The sinking of the Titanic was one of the most horrible disasters of our time. We are now reconstructing the last hours of the tragedy, which clearly shows that the causes do not lie in simple human mistakes, but a whole series of management failures costing hundreds of innocent lives. In honour of the dead we have changed the names of the characters, but beyond that, every moment of the last distressed minutes is revealed with perfect historical fidelity.
April 15, 1912 10:52 p.m., on board the Titanic
Navigator Second Officer Jenkins rushes to the Captain's bridge.
"Captain, Captain! I have an immediate notice."
"Jenkins, don’t you see that we are having the regular Cruise Control Committee Meeting? You know very well that this meeting focuses on the most important questions about our journey with the leading officers."
"But Sir, it has just been reported from the observation deck that ..."
"JENKINS!! If you have anything to report, prepare a standard Cruise Status Report and submit it in writing. I'm done. Get out!!"
Officer Jenkins is escorted from the captain’s bridge.
The Second Officer nervously fills out the Cruise Status Report, briefly summarizing that unambiguous warnings of the observation posts indicate that the Titanic will collide with an iceberg within 50 minutes. At the appropriate points, he marks the report with indications like "IMMEDIATE EVALUATION" and "CRITICAL", and returns to the bridge where in the meantime the CCCM (Cruise Control Committee Meeting) has ended. Captain Smith is not on the bridge, First Officer Müller is in service instead, so Jenkins turns to him without delay.
"Sir, I have an immediate problem to report, the observation..."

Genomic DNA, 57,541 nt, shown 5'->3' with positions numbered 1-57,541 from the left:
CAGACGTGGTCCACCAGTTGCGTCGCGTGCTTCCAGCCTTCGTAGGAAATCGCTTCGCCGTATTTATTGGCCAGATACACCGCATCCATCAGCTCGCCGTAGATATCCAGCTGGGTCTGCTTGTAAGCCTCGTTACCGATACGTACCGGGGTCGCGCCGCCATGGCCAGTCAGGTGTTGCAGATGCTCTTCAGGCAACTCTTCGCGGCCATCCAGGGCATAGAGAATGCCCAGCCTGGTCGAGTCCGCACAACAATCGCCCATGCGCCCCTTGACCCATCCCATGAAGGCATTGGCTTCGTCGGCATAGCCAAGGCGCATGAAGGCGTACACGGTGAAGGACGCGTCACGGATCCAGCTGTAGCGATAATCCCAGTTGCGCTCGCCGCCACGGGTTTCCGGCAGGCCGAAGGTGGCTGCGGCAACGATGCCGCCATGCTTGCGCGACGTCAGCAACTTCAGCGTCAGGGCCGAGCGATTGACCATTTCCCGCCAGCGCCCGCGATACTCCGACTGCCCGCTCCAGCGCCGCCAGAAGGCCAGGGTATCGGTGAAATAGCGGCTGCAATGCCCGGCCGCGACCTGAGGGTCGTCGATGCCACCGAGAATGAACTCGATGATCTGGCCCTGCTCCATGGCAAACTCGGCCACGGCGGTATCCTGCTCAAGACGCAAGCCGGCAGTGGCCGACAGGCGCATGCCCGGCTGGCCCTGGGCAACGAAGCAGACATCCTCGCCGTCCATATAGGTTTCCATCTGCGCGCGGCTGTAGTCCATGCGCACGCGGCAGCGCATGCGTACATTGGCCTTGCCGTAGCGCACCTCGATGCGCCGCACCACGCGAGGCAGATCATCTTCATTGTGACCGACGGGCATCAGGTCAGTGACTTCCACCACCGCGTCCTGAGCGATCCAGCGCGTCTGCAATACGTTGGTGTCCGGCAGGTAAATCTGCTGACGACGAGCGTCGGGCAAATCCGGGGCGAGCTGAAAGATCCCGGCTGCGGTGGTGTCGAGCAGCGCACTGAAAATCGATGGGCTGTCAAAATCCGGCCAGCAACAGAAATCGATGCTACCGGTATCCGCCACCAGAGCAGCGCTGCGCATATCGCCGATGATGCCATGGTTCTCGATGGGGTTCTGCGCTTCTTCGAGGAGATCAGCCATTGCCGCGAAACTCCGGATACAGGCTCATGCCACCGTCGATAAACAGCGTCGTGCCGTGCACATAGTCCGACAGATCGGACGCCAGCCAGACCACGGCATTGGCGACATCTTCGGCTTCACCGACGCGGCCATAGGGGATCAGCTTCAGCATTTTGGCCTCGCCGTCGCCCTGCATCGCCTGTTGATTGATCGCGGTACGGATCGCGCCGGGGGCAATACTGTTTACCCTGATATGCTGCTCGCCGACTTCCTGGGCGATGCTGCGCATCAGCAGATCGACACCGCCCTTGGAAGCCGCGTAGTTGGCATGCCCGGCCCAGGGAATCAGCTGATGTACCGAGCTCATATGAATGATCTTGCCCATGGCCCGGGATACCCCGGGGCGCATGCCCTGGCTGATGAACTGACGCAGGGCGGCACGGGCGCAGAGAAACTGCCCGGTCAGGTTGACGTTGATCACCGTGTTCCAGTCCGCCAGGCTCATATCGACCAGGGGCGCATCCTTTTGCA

"Slow down Jenkins! I’d like to see the Cruise Status Report first."
"Here you are, Sir" answers Jenkins, handing over the paper with shaking hands.
"What is this, Jenkins? Are you kidding me? Where is the Expense Report of the Engine Department and the Food Supply Units??"
"Sir, we are in a critical situation, and according to General Ship Policy, in such cases it is allowed to issue a simplified Status Report to the bridge."
"Careful with these terms, Jenkins! You know how important this cruise is to the company, I do not want to hear the word critical. You are well aware that there is a complete unanimity among board of directors that the ship will arrive to New York without delay. No need to panic!"
"But Sir, as I wrote down in the report, the observation posts have reported that we are heading straight towards a giant iceberg."
"Listen, did you see this iceberg?"
"No, sir, but the observer..."
"Then why are you jumping around here? Lobster is served for dinner tonight, the captain's favourite, and I would not disturb him during eating with an unverified problem. Did you carry out an impact analysis about the expected risks?"
"WHAT? But if we collide, we will sink, and we are all going to die!"
"We can never get a decision from the CCCM with such an unprofessional formulation. Put together a presentation of visible risks, include suggestions of possible countermeasures, and then - if that's really so important - I'll call the committee. Move, this is a command!"
CCC (Cruise Control Commitee) Meeting, Jenkins finishes his presentation.